Thatched houses are disappearing across the island of Ireland with homeowners finding it almost impossible to secure insurance for the historic dwellings.
It is estimated that there are just over 1,000 thatched cottages remaining on the island of Ireland and owners say that the historic dwellings could become extinct unless the Irish Government helps them secure affordable insurance.
Some homeowners have received quotes of roughly €8,500 to insure a thatched house, while others have been unable to obtain any insurance at all since the recession of the late 2000s.
Meanwhile, Irish companies that provided thatched housing insurance are no longer taking on new customers due to "serious deterioration in the claims experience", while UK providers have exited the Irish market since Brexit.
Rory Stewart, a thatched homeowner in Ardara, County Donegal, recently penned a letter to the Irish Times warning that the dwellings would become extinct if people were unable to obtain insurance.
"Without an insurance provider left in the market, more and more of our thatched heritage will continue to disappear," Stewart warned.
"Now that no insurance providers remain, will the State intervene to provide support to insure our Irish heritage or is this the beginning of the end for the thatched heritage of Ireland?"
Seán McLaughlin, a 78-year-old man from Malin Head in Donegal, told the Irish Independent that his home has been uninsured since 2007.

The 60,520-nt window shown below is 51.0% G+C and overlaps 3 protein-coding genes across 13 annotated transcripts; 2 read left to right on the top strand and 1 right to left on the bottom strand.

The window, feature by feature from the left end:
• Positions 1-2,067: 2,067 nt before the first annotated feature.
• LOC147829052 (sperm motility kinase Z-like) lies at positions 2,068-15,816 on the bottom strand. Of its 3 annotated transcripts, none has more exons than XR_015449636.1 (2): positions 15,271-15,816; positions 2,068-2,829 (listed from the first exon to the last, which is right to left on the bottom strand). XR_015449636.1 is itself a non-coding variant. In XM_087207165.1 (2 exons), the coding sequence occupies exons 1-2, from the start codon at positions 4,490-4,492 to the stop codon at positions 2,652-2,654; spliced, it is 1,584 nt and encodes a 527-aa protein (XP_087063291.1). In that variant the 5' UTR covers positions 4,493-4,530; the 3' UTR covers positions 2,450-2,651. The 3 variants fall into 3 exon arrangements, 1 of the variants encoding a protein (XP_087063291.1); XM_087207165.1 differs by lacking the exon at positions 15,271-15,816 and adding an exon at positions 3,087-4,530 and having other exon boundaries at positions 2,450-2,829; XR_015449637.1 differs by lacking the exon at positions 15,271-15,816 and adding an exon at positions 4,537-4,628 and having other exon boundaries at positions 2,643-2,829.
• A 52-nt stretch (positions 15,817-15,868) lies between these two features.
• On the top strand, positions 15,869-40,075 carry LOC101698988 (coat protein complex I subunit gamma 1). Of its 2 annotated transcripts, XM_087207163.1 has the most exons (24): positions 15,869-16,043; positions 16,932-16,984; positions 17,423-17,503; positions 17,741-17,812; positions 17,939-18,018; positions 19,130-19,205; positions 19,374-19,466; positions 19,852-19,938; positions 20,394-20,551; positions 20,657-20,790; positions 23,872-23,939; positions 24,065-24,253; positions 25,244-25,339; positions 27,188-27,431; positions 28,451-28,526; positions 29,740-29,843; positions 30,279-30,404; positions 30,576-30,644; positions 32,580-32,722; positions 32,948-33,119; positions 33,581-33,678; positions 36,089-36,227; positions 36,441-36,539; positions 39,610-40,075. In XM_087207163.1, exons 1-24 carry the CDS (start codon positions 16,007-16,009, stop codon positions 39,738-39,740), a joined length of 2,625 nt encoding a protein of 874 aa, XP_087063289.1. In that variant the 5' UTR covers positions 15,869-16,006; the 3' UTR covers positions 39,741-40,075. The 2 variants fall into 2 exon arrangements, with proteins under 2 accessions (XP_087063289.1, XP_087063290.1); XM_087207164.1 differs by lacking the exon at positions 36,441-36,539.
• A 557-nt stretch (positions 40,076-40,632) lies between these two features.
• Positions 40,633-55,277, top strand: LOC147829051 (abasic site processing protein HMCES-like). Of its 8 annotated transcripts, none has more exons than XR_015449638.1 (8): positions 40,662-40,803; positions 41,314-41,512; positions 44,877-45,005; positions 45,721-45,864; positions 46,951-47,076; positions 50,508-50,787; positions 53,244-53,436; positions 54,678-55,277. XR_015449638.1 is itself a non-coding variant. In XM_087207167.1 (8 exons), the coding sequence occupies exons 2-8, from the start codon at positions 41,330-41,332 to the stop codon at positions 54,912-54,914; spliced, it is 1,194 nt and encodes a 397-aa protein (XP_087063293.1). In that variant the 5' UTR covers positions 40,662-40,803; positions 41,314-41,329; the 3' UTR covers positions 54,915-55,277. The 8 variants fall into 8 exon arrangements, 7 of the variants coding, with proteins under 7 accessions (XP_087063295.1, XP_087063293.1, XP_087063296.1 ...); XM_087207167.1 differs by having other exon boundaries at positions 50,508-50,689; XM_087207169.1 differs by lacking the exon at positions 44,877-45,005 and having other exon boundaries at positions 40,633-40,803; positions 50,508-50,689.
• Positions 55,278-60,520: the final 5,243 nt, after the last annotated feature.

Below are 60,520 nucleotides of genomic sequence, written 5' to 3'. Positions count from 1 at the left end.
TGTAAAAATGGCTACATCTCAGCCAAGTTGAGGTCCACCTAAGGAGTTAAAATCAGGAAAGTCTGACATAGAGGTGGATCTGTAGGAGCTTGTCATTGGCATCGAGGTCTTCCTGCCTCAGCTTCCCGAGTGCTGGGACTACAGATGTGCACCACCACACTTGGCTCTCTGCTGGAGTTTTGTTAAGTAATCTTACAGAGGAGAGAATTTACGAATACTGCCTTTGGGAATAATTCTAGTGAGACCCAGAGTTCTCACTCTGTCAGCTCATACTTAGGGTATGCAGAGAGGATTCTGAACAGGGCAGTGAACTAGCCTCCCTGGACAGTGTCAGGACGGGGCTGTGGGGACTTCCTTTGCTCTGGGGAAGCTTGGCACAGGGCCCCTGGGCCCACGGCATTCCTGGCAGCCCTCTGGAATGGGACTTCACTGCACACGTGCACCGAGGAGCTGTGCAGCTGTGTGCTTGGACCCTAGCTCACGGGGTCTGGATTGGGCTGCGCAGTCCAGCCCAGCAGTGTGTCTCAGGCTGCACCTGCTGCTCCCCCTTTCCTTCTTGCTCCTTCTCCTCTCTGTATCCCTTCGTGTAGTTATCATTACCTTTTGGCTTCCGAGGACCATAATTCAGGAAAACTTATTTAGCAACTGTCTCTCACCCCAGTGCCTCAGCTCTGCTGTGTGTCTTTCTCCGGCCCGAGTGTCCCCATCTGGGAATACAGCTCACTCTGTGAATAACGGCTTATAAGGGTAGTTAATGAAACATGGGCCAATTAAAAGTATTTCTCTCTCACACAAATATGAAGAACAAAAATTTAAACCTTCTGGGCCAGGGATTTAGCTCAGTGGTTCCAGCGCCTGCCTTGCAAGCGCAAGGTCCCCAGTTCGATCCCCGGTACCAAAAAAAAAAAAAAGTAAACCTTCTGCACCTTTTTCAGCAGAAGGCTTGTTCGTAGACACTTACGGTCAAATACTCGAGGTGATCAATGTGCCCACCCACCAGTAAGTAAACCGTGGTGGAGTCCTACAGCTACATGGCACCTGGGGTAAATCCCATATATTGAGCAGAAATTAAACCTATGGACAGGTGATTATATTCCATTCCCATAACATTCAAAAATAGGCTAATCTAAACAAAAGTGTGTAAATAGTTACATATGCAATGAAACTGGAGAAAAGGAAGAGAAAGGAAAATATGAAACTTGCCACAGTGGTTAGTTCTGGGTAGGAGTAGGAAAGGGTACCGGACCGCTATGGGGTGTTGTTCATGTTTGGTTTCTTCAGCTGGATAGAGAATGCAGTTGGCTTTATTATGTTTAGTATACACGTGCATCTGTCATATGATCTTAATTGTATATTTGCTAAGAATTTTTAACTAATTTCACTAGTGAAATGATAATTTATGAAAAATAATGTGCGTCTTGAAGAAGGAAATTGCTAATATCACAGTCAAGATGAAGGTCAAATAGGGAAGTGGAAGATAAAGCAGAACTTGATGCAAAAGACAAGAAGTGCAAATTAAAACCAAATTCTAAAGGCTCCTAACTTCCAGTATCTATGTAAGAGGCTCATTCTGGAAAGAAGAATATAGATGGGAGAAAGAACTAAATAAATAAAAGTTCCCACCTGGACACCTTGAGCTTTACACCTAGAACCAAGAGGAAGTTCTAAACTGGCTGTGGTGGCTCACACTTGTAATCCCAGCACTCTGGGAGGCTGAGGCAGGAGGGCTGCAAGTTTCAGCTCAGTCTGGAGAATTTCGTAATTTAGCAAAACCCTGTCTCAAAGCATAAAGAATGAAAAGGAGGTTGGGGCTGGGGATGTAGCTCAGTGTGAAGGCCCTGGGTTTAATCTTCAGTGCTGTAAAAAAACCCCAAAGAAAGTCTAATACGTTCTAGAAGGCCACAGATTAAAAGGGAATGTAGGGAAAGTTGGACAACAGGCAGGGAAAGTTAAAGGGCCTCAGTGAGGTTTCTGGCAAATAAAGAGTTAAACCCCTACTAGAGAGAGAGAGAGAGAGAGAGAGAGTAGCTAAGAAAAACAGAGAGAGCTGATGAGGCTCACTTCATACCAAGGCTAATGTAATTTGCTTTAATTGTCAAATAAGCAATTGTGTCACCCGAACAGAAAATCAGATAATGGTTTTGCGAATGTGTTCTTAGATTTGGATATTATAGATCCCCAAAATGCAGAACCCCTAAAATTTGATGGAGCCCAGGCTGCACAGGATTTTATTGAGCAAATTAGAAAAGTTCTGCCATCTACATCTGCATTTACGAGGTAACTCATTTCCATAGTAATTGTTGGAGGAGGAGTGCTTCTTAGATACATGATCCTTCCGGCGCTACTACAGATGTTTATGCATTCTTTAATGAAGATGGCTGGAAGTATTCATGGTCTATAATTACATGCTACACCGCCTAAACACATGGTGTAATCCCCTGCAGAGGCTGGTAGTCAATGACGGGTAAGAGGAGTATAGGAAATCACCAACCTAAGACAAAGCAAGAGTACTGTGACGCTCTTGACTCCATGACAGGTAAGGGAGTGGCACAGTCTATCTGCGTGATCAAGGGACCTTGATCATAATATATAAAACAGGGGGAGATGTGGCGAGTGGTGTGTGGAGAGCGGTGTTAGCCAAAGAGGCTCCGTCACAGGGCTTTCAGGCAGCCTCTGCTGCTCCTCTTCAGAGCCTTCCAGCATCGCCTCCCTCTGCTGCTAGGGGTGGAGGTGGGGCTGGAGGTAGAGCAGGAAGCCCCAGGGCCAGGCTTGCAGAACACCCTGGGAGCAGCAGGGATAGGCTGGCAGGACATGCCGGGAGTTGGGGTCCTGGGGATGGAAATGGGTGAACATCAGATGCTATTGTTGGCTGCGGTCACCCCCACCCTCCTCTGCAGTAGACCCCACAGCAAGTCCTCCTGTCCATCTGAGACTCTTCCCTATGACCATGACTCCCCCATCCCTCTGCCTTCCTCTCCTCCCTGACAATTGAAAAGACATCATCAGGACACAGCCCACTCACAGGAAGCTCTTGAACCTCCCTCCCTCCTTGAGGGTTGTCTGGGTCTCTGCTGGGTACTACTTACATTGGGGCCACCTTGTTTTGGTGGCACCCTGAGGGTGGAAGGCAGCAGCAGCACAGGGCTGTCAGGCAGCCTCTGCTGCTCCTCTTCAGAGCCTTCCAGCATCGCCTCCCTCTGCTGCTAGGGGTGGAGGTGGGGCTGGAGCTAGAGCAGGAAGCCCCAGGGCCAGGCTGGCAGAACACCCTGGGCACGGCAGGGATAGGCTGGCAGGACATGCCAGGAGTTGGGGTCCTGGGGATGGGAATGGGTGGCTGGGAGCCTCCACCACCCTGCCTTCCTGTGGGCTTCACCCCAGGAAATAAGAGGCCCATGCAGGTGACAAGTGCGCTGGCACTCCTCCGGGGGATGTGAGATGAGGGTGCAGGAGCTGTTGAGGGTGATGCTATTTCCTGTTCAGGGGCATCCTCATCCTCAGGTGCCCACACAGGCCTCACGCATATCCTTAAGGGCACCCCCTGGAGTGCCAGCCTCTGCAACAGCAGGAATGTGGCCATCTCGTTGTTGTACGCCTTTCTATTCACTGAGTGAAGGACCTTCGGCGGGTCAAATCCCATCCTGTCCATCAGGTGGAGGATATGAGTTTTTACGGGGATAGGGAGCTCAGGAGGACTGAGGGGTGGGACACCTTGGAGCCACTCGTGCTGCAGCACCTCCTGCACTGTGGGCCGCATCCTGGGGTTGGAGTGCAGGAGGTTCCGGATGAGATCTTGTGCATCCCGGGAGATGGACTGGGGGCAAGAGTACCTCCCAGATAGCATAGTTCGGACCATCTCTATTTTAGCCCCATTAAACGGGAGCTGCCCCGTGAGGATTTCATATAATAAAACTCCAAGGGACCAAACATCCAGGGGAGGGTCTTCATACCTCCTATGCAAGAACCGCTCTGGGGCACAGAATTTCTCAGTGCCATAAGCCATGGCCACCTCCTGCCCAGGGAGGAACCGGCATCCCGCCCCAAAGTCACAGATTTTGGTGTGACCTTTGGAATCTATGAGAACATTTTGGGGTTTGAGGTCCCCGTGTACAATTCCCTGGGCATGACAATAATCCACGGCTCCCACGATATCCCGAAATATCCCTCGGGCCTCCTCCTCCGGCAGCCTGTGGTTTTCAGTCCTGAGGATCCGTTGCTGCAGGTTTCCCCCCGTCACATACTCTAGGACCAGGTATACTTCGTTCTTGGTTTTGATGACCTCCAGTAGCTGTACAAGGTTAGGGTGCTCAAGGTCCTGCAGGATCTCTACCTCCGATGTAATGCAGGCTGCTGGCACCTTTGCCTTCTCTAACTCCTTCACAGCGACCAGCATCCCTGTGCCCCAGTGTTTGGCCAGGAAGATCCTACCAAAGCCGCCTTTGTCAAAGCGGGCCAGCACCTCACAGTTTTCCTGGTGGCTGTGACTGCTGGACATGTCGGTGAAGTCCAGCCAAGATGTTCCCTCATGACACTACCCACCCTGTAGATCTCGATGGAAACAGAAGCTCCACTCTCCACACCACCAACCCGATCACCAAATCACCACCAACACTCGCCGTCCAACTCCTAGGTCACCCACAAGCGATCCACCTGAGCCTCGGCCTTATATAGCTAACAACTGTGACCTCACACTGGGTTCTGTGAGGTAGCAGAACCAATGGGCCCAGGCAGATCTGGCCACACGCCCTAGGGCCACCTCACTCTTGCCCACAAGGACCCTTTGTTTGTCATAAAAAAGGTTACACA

"I was insured for about 10 years. I didn’t have any claims or anything, but around 2007, when the big slump came, I got a letter from my insurers to say that the underwriters weren’t willing to underwrite anymore. That’s the last time I was insured," McLaughlin told the Irish Independent.
McLaughlin said he bought his home in the small village of Culoort in the 1970s, adding that his house was one of six thatched cottages within 100 yards. However, only his house remains in the village today.
"When you think of Ireland, you think of a pint of Guinness and a thatched house, but it’s one aspect of our history that is rapidly disappearing," McLaughlin said.
Trish Donovan, who owns a thatched cottage in Kilmore Quay, County Wexford, revealed that she was forced to turn to German insurance companies to secure insurance for her home.
She had previously removed a stove from her home and ceiled the building's chimney in order to meet Irish insurance regulations but was still unable to obtain insurance because her house was within 50 meters of another thatched house.
"We had to go abroad to a German company. Ours is over €2,000 and that’s for normal house insurance. For a three-bedroom house, that’s a lot of money," she told the Irish Independent.
Hundreds of people have signed a petition calling on the Government to address the disparity between regular property insurance and thatched insurance.
"If this insurance situation is left to continue, then our heritage will suffer,” the petition said.